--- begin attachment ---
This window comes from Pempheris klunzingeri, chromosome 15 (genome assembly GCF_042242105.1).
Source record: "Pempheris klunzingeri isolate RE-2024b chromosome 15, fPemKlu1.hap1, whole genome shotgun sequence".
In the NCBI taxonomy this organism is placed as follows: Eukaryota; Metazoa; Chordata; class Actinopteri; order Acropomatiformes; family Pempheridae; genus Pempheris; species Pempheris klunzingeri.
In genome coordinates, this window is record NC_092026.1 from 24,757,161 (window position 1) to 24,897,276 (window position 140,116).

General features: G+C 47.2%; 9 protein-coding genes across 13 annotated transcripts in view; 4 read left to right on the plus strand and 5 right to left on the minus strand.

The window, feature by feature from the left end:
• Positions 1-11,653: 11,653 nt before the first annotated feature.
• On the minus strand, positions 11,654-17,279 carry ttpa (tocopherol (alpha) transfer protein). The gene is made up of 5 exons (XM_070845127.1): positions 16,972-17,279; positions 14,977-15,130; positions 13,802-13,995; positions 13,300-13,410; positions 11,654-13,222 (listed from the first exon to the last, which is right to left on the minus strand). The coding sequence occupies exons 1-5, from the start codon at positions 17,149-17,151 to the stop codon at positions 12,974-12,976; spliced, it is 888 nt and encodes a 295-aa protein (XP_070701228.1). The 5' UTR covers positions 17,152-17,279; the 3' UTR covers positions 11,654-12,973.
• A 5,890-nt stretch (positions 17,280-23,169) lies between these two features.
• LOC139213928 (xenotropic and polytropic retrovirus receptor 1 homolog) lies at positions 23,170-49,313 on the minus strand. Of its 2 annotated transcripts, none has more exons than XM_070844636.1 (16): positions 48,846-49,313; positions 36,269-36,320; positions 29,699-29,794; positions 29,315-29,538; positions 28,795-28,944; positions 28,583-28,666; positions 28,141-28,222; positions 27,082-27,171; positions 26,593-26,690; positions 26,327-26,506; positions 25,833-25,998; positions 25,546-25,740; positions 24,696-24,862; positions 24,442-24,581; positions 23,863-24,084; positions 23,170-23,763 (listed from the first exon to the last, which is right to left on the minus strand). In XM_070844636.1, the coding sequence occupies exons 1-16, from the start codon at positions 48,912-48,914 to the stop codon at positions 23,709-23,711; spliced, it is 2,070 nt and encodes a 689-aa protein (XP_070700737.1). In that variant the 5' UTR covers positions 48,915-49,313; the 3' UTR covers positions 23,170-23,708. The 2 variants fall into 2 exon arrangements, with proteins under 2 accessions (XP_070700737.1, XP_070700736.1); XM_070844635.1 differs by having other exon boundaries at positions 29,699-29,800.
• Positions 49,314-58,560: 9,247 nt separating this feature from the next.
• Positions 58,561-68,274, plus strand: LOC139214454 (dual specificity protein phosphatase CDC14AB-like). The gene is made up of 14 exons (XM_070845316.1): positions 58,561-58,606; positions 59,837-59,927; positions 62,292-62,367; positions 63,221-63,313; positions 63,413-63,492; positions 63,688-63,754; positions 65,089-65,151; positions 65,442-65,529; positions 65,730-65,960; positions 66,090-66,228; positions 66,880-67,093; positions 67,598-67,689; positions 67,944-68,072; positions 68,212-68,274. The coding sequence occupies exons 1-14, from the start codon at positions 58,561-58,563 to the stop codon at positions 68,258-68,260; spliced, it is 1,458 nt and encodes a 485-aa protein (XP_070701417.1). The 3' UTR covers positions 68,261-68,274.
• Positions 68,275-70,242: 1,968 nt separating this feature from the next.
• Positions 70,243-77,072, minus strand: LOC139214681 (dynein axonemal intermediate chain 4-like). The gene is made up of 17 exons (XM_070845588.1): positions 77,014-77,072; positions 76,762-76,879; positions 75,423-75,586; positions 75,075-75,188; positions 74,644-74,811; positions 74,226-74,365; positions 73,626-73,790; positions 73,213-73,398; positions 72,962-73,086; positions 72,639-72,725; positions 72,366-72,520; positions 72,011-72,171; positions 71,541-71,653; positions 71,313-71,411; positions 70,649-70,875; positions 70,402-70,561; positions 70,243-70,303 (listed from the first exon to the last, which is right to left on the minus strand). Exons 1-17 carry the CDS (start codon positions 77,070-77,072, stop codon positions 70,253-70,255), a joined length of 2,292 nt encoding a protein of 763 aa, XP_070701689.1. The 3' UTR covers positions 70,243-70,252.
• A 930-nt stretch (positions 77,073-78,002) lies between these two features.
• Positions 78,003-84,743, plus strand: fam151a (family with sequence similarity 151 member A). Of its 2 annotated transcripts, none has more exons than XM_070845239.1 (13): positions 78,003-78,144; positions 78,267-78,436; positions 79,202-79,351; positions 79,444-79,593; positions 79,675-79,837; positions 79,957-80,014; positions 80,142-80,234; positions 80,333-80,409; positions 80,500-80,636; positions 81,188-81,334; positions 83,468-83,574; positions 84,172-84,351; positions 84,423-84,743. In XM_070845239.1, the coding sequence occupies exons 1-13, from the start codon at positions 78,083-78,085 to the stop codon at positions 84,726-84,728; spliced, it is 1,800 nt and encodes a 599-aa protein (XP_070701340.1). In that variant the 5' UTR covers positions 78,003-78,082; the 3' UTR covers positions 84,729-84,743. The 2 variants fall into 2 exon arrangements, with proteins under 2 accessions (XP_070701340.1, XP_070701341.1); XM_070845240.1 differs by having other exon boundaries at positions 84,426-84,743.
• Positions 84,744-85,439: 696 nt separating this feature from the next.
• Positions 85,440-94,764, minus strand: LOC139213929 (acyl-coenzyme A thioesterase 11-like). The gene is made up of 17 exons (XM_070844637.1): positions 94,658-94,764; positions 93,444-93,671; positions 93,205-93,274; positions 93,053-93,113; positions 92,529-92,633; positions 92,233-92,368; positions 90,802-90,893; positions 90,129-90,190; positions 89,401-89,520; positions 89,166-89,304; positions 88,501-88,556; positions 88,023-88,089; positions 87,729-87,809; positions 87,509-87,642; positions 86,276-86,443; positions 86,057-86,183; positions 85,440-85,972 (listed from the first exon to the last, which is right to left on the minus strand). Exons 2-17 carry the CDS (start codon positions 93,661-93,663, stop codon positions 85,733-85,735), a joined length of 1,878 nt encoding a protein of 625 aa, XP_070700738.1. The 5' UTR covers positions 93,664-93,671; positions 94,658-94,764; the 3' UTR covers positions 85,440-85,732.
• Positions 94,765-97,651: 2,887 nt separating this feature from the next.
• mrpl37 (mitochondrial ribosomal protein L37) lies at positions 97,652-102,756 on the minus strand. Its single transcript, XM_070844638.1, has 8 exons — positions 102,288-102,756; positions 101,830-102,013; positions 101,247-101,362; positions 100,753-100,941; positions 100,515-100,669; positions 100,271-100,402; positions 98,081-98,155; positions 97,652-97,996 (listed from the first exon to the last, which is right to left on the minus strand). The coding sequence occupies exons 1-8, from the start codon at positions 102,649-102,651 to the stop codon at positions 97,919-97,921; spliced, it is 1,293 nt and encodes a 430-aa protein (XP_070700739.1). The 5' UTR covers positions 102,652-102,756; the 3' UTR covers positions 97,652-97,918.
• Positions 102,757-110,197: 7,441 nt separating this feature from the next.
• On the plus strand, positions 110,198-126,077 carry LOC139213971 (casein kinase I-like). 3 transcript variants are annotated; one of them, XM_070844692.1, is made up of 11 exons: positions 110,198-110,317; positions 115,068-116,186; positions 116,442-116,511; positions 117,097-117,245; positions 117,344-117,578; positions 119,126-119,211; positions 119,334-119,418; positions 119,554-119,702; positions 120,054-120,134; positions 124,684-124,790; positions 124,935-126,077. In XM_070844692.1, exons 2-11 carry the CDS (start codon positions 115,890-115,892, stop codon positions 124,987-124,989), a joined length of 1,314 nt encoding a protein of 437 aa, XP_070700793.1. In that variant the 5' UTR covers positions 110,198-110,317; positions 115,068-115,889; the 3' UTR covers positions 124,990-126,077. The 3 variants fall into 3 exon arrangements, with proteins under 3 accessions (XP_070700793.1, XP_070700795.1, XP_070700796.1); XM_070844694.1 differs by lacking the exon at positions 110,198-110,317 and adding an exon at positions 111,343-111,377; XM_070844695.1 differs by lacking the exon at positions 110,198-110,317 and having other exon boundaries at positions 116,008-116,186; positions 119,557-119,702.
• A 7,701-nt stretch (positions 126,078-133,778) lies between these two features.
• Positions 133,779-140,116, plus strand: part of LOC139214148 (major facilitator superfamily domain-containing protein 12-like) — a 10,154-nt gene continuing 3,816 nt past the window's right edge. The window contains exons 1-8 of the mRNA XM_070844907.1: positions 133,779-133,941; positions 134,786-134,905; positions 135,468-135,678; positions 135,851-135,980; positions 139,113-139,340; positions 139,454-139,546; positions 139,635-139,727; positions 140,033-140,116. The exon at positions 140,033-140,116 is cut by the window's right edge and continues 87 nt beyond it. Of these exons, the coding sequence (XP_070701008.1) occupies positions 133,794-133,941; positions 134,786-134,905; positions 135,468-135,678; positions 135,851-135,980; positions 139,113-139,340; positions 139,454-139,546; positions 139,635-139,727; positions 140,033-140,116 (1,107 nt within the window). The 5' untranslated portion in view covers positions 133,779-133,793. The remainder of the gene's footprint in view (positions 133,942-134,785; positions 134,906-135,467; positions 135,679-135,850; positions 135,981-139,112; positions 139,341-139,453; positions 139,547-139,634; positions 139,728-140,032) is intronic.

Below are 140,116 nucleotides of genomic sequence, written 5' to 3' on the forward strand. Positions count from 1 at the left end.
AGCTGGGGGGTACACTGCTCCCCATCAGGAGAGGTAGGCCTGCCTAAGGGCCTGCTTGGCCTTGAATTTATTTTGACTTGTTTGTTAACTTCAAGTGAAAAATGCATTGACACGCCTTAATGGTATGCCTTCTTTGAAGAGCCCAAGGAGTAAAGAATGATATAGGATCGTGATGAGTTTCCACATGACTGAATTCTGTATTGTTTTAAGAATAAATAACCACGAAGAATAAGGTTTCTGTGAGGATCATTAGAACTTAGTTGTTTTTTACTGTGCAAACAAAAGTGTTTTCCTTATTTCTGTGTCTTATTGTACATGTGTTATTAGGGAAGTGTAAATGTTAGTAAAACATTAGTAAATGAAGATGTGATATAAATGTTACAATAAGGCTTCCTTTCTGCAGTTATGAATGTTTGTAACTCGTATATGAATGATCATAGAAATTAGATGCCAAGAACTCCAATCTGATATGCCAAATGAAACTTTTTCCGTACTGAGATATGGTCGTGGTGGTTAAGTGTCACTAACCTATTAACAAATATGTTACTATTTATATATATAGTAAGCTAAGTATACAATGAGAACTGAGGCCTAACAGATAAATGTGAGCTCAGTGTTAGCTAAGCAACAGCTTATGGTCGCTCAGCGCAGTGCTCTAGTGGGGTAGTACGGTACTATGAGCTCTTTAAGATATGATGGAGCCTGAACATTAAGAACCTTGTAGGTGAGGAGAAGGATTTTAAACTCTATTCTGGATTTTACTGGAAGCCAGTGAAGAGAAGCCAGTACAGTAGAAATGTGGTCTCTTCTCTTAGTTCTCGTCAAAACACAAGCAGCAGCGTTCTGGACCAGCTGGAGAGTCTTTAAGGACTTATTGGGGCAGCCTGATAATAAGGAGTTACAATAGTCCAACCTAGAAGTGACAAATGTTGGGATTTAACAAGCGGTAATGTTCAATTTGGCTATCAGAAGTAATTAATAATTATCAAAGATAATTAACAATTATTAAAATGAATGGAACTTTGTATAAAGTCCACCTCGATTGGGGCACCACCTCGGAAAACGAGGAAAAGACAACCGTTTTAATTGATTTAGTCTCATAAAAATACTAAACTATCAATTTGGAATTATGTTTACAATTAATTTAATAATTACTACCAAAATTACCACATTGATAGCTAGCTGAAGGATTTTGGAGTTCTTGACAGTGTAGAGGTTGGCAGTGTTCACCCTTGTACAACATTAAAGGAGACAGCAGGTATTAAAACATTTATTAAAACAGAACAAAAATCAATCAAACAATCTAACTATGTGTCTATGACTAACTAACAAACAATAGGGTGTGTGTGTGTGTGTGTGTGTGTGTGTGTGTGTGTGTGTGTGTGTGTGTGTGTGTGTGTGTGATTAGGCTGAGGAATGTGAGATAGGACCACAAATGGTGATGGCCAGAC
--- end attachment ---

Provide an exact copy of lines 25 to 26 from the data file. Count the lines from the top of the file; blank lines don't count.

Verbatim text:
Below are 140,116 nucleotides of genomic sequence, written 5' to 3' on the forward strand. Positions count from 1 at the left end.
AGCTGGGGGGTACACTGCTCCCCATCAGGAGAGGTAGGCCTGCCTAAGGGCCTGCTTGGCCTTGAATTTATTTTGACTTGTTTGTTAACTTCAAGTGAAAAATGCATTGACACGCCTTAATGGTATGCCTTCTTTGAAGAGCCCAAGGAGTAAAGAATGATATAGGATCGTGATGAGTTTCCACATGACTGAATTCTGTATTGTTTTAAGAATAAATAACCACGAAGAATAAGGTTTCTGTGAGGATCATTAGAACTTAGTTGTTTTTTACTGTGCAAACAAAAGTGTTTTCCTTATTTCTGTGTCTTATTGTACATGTGTTATTAGGGAAGTGTAAATGTTAGTAAAACATTAGTAAATGAAGATGTGATATAAATGTTACAATAAGGCTTCCTTTCTGCAGTTATGAATGTTTGTAACTCGTATATGAATGATCATAGAAATTAGATGCCAAGAACTCCAATCTGATATGCCAAATGAAACTTTTTCCGTACTGAGATATGGTCGTGGTGGTTAAGTGTCACTAACCTATTAACAAATATGTTACTATTTATATATATAGTAAGCTAAGTATACAATGAGAACTGAGGCCTAACAGATAAATGTGAGCTCAGTGTTAGCTAAGCAACAGCTTATGGTCGCTCAGCGCAGTGCTCTAGTGGGGTAGTACGGTACTATGAGCTCTTTAAGATATGATGGAGCCTGAACATTAAGAACCTTGTAGGTGAGGAGAAGGATTTTAAACTCTATTCTGGATTTTACTGGAAGCCAGTGAAGAGAAGCCAGTACAGTAGAAATGTGGTCTCTTCTCTTAGTTCTCGTCAAAACACAAGCAGCAGCGTTCTGGACCAGCTGGAGAGTCTTTAAGGACTTATTGGGGCAGCCTGATAATAAGGAGTTACAATAGTCCAACCTAGAAGTGACAAATGTTGGGATTTAACAAGCGGTAATGTTCAATTTGGCTATCAGAAGTAATTAATAATTATCAAAGATAATTAACAATTATTAAAATGAATGGAACTTTGTATAAAGTCCACCTCGATTGGGGCACCACCTCGGAAAACGAGGAAAAGACAACCGTTTTAATTGATTTAGTCTCATAAAAATACTAAACTATCAATTTGGAATTATGTTTACAATTAATTTAATAATTACTACCAAAATTACCACATTGATAGCTAGCTGAAGGATTTTGGAGTTCTTGACAGTGTAGAGGTTGGCAGTGTTCACCCTTGTACAACATTAAAGGAGACAGCAGGTATTAAAACATTTATTAAAACAGAACAAAAATCAATCAAACAATCTAACTATGTGTCTATGACTAACTAACAAACAATAGGGTGTGTGTGTGTGTGTGTGTGTGTGTGTGTGTGTGTGTGTGTGTGTGTGTGTGTGTGTGTGTGATTAGGCTGAGGAATGTGAGATAGGACCACAAATGGTGATGGCCAGAC